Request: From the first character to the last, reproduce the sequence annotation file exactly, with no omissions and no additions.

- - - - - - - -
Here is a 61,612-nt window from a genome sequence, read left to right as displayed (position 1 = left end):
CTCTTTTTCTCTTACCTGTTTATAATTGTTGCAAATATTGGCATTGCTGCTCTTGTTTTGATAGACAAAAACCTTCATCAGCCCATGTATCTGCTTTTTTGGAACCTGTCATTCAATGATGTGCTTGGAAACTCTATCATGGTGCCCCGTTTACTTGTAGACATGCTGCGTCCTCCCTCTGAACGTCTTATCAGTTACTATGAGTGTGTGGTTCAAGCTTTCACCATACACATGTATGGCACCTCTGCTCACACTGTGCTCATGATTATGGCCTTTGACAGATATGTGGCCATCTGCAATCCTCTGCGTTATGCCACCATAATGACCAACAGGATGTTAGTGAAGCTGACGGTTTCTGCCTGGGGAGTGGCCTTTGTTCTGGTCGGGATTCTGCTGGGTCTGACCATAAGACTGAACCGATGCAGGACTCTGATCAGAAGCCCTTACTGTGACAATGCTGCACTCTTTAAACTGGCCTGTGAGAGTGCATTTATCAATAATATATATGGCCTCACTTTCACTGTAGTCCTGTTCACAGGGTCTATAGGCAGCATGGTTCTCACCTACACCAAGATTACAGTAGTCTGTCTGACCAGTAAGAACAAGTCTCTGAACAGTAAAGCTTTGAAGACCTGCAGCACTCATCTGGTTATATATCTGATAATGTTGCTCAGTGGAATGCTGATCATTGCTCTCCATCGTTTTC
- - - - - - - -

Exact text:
Here is a 61,612-nt window from a genome sequence, read left to right as displayed (position 1 = left end):
CTCTTTTTCTCTTACCTGTTTATAATTGTTGCAAATATTGGCATTGCTGCTCTTGTTTTGATAGACAAAAACCTTCATCAGCCCATGTATCTGCTTTTTTGGAACCTGTCATTCAATGATGTGCTTGGAAACTCTATCATGGTGCCCCGTTTACTTGTAGACATGCTGCGTCCTCCCTCTGAACGTCTTATCAGTTACTATGAGTGTGTGGTTCAAGCTTTCACCATACACATGTATGGCACCTCTGCTCACACTGTGCTCATGATTATGGCCTTTGACAGATATGTGGCCATCTGCAATCCTCTGCGTTATGCCACCATAATGACCAACAGGATGTTAGTGAAGCTGACGGTTTCTGCCTGGGGAGTGGCCTTTGTTCTGGTCGGGATTCTGCTGGGTCTGACCATAAGACTGAACCGATGCAGGACTCTGATCAGAAGCCCTTACTGTGACAATGCTGCACTCTTTAAACTGGCCTGTGAGAGTGCATTTATCAATAATATATATGGCCTCACTTTCACTGTAGTCCTGTTCACAGGGTCTATAGGCAGCATGGTTCTCACCTACACCAAGATTACAGTAGTCTGTCTGACCAGTAAGAACAAGTCTCTGAACAGTAAAGCTTTGAAGACCTGCAGCACTCATCTGGTTATATATCTGATAATGTTGCTCAGTGGAATGCTGATCATTGCTCTCCATCGTTTTC